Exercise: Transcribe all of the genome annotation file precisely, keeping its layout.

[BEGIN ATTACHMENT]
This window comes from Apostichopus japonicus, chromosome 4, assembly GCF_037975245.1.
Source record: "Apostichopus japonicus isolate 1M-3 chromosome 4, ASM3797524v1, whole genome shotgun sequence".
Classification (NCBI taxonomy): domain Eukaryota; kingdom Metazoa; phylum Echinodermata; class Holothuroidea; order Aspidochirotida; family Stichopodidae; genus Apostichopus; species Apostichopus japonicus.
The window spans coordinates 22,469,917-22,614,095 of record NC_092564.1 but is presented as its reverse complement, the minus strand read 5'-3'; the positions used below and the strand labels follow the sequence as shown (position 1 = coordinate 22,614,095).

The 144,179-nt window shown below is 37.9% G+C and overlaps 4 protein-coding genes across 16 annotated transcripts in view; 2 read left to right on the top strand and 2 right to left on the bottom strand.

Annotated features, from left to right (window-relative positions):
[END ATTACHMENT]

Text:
This window comes from Apostichopus japonicus, chromosome 4, assembly GCF_037975245.1.
Source record: "Apostichopus japonicus isolate 1M-3 chromosome 4, ASM3797524v1, whole genome shotgun sequence".
Classification (NCBI taxonomy): domain Eukaryota; kingdom Metazoa; phylum Echinodermata; class Holothuroidea; order Aspidochirotida; family Stichopodidae; genus Apostichopus; species Apostichopus japonicus.
The window spans coordinates 22,469,917-22,614,095 of record NC_092564.1 but is presented as its reverse complement, the minus strand read 5'-3'; the positions used below and the strand labels follow the sequence as shown (position 1 = coordinate 22,614,095).

The 144,179-nt window shown below is 37.9% G+C and overlaps 4 protein-coding genes across 16 annotated transcripts in view; 2 read left to right on the top strand and 2 right to left on the bottom strand.

Annotated features, from left to right (window-relative positions):